An Irishwoman has issued a stark warning about malnutrition in war-torn South Sudan, where she heads up 350 Concern workers.

“The level of malnutrition is getting worse, especially among young children and vulnerable groups, such as the elderly and people living with disabilities,” said Concern Worldwide South Sudan country director, Fiona McLysaght.

“There are 2m people that have had to leave their homes, and 1.8m people, 1m of whom are children, have fled the country and are living in refugee camps in neighbouring countries,” added the Clare woman.

South Sudan gained its independence from Sudan in 2011, but since 2013 a civil war, displacing millions of people, has raged there.

Ms McLysaght said her team provides life-saving assistance to pregnant women and children under the age of five, who are most vulnerable to malnutrition.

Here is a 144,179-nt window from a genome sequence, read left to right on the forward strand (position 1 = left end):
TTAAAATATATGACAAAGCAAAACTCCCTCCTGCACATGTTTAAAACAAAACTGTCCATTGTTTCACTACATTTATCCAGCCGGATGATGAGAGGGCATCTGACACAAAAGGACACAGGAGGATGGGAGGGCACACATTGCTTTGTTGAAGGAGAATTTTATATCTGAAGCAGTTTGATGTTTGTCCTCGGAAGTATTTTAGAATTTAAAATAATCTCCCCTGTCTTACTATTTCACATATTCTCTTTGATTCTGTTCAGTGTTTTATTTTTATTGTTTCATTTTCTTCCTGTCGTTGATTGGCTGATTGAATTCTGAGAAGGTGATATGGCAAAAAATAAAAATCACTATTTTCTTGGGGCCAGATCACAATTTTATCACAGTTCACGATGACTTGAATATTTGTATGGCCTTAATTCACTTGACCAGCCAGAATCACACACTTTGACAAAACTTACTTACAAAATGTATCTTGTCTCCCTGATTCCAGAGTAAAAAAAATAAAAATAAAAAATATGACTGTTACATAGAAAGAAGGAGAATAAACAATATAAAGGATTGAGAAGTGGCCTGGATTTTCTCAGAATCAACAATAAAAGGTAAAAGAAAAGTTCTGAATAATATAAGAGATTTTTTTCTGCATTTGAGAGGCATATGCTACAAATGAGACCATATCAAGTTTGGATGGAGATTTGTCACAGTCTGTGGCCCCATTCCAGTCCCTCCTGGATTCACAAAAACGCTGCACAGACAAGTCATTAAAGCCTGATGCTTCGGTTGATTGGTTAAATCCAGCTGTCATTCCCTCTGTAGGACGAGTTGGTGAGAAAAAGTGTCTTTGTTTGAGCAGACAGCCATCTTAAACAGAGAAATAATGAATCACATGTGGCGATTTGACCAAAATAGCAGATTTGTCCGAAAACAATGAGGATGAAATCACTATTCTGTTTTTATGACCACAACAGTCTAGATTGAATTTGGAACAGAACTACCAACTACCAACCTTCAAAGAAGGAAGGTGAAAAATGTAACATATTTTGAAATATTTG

“We are treating malnourished children and women in one of the counties, Leer, where famine was declared in February, and although this status has been withdrawn, 1.7m people are still on the brink of starvation.”

She described the look of a child experiencing malnutrition.

“A hungry child looks sad and scared. Their skin is dull and sagging, their frame is small and fragile and they have no energy to walk, talk or play. The inquisitive look of a well-fed child is replaced with vacant stares.”

Concern Worldwide

said the number of children aged under five facing acute malnutrition in East Africa is nine times Ireland’s population of under-fives.

“Humanitarian aid will help to save lives and alleviate suffering, but without a political solution the situation looks dire,” said Ms McLysaght.


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